In regards to debugging, when something isn’t working as you expect, the problem is likely in the code already written and not in the code yet to be written. It makes sense to first remove what’s causing the problem and then rebuild your css instead of just adding more css on top of the problem. The latter will only lead to specificity nightmares.

Some nested css for navigation from the CSS Wizardry guidelines example


While I don’t necessarily agree with each and every one of these guidelines, I think they’re mostly right on track and make for good practice.

By following them, the developers at CSS Wizardry suggest the need for css preprocessors will be reduced, though it’s certainly ok to use preprocessor as extensions of above. They shouldn’t be used as an alternative, however. I don’t think these guidelines would eliminate the need for preprocessors, but I can see how they can help.

What do you think of these guidelines? Agree with them? Disagree? What additional guidelines do you use when writing css?

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  1. Thanks for the post. This was like a good reminder. I have been following most of the guidelines already, thanks to the experts like you sharing their knowledge.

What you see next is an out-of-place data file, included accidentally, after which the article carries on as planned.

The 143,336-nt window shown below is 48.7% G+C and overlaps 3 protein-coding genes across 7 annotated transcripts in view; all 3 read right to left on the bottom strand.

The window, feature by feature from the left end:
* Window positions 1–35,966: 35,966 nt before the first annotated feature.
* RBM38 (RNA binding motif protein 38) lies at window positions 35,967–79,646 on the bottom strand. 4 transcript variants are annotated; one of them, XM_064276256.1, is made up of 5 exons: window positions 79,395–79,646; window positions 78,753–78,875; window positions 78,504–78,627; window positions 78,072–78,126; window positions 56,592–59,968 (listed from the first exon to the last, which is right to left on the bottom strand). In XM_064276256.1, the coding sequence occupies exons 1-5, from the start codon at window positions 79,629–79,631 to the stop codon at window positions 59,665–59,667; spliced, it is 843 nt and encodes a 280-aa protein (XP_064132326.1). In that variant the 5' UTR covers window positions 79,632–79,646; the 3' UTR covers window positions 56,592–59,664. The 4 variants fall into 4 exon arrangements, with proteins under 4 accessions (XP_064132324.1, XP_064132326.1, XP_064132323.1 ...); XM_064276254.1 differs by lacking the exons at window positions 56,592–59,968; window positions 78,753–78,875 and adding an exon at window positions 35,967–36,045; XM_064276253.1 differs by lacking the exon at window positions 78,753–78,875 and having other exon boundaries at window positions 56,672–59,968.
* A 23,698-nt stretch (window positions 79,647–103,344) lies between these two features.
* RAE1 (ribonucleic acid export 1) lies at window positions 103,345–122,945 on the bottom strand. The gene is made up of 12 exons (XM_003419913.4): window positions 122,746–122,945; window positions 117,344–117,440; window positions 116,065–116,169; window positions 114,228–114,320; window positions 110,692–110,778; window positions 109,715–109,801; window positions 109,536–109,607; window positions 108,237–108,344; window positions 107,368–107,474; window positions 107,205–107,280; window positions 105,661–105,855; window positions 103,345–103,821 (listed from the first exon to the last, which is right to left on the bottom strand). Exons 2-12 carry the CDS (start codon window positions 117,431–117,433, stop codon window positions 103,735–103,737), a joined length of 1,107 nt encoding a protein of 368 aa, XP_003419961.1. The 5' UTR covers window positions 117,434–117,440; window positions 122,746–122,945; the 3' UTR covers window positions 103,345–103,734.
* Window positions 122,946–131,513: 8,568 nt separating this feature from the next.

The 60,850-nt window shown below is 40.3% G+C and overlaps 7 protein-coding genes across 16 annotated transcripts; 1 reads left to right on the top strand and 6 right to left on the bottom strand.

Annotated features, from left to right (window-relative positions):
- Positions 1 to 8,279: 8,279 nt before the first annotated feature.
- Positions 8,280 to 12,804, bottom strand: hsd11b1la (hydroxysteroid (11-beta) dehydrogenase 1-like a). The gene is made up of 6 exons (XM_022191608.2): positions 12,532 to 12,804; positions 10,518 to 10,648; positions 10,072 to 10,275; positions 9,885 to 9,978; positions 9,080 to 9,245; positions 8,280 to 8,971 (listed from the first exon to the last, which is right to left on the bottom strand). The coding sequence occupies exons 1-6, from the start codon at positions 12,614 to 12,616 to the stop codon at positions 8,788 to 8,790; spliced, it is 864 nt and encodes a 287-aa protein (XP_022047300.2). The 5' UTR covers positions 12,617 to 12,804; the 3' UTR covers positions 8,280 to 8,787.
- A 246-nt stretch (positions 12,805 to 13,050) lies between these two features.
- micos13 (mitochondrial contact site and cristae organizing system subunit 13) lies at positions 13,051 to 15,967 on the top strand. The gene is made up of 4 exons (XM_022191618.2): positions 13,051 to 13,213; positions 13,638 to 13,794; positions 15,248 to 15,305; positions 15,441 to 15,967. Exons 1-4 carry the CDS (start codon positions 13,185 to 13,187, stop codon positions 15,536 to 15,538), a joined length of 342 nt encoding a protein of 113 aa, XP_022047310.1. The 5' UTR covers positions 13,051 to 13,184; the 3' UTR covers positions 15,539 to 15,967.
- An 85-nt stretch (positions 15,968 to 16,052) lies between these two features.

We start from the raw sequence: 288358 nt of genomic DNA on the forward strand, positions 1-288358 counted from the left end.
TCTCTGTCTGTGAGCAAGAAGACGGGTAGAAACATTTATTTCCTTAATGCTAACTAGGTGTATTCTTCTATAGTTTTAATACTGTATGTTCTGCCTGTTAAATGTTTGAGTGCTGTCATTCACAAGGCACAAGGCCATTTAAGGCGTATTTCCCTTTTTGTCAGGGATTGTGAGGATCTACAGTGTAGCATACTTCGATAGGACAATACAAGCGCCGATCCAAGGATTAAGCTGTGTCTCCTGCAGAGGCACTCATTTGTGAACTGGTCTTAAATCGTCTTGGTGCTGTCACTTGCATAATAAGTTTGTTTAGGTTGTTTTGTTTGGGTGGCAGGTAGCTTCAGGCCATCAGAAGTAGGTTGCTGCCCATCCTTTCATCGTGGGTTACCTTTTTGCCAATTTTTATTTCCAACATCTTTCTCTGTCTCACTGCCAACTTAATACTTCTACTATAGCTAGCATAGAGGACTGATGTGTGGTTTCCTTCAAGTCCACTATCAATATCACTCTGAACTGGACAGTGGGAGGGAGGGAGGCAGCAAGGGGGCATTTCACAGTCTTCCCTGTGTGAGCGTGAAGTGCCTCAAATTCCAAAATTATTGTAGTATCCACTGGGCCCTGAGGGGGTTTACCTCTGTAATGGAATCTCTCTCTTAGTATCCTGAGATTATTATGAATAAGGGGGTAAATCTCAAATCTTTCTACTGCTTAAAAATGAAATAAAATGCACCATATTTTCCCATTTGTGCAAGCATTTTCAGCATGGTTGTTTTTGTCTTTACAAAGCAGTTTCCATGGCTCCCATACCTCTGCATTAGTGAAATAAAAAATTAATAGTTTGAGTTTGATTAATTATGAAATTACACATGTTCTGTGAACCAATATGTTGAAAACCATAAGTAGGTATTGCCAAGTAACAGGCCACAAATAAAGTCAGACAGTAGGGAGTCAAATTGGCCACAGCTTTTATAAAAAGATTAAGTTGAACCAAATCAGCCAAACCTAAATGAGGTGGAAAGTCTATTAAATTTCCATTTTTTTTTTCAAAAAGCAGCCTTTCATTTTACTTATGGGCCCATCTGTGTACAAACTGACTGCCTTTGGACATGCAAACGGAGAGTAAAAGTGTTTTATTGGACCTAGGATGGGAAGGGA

2. i really hate ordering css-properties by relevance. who came up with this?

    every human being intuitively expects a list to be ordered alphabetically (because most lists they’ve seen in their life where ordered either numerically or alphabetically).

    why do programmers have to come up with something nebulously like ‘relevance’? what is relevant? relevance is subject to interpretation.

    just order your properties alphabetically and EVERY CODER will intuitively understand the order.

    • I can understand your preference for alphabetical ordering. I think the reason relevance comes up is because certain css properties make sense together, but wouldn’t appear next to each other alphabetically.

      For example width and height or font-size and line-height. If you’re looking to change one, you might very well want to change the other, so having them closer together makes sense.

      I’m not saying relevance is the best way to organize properties, but I do think there’s a valid reason for wanting to do so.